Australian interest rates

Australian interest rates are set by the Reserve Bank of Australia, an independent body established in 1959. It is guided by an inflation targeting regime that seeks price stability in the 2-3% consumer price index band. The RBA originally also governed prudential policy but following several large scandals and bankruptcies in the late 1990s that role was separated into a discrete entity titled the Australian Prudential Regulation Authority.

The RBA is widely well-regarded despite a recent history of buried corruption allegations and a board of business rent seekers that, in more ethical nations, would not have their hands anywhere near monetary policy levers.

In 1990, Australian interest rates were set at 17.5%. But during the Great Moderation, interest rates consistently fell alongside inflation and oscillated in a band between 1.5% and 7.5%.

Owing to an endowment of resources that proved very attractive to China during the Global Financial Crisis, Australian interest rates did not fall to the lows experienced in other developed markets. Indeed, Australia was the first developed market to raise interest after the crisis though it has subsequently had to lower them again as the commodity boom subsided.

During the 2000s, Australian interest rates began to be influenced by external economic pressures much more than previously. This process was driven by the huge offshore borrowing of Australia’s big four banks in wholesale markets. As their offshore liabilities ballooned, the banks were increasingly exposed to the vicissitudes of far flung markets and investors. This reached a head in the global financial crisis of 2008 when banks faced much higher demands from offshore investors for better risk-adjusted returns, forcing them to break with the Australian cash rate in setting local interest rates.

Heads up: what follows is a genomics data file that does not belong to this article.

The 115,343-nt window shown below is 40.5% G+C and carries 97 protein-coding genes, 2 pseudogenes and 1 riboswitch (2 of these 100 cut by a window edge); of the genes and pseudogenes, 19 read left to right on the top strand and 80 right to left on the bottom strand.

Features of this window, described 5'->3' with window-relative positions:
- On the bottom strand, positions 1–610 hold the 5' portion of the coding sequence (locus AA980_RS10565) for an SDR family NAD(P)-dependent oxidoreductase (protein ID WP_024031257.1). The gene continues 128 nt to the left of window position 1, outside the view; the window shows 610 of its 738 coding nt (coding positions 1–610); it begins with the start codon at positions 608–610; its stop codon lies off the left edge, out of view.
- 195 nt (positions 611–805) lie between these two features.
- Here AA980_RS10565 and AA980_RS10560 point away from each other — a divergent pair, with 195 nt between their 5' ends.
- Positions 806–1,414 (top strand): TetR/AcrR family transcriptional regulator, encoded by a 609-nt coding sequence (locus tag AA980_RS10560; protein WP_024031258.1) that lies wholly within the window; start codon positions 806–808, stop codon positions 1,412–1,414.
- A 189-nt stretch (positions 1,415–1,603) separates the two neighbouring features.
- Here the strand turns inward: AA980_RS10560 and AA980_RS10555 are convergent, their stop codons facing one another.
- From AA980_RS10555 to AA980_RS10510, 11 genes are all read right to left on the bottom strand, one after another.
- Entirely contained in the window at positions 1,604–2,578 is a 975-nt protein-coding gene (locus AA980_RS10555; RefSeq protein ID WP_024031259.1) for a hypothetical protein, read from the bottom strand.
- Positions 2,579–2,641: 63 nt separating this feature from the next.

Ever since, Australian bank have regularly adjusted lending and deposit interest rates unilaterally and independently around the cash rate set by the RBA. These interest rates moves were a constant source of political friction as politicians sought to protect the Australian property bubble.

In 2015, Australian interest rate policy was forced to return to a defacto shared responsibility arrangement between the RBA and APRA. With the lowest interest rates in fifty years, the Australian property bubble inflated to new dimensions even as a global yield trade drove up the value of the Australian dollar, threatening economic growth. Eventually the solution found was to apply macroprudential policy to some mortgage lending so that interest rates could be lowered to take pressure off the currency.

MacroBusiness was the most accurate forecaster on Australia interest rates in the market from 2011 forward. It predicted both the turn in rates downwards in 2011 and has had the most dovish outlook ever since. It also lead the debate around, and implementation of, macroprudential tools in 2014. MacroBusiness covers all apposite data and wider analysis of these issues daily.

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The RBA’s excellent day

From Captain Phil: Good afternoon. The Reserve Bank Board met yesterday and decided on a comprehensive package to help support jobs, incomes and businesses as the Australian economy deals with the coronavirus. I would like to use this opportunity to explain this package and to answer your questions. We are clearly living in extraordinary and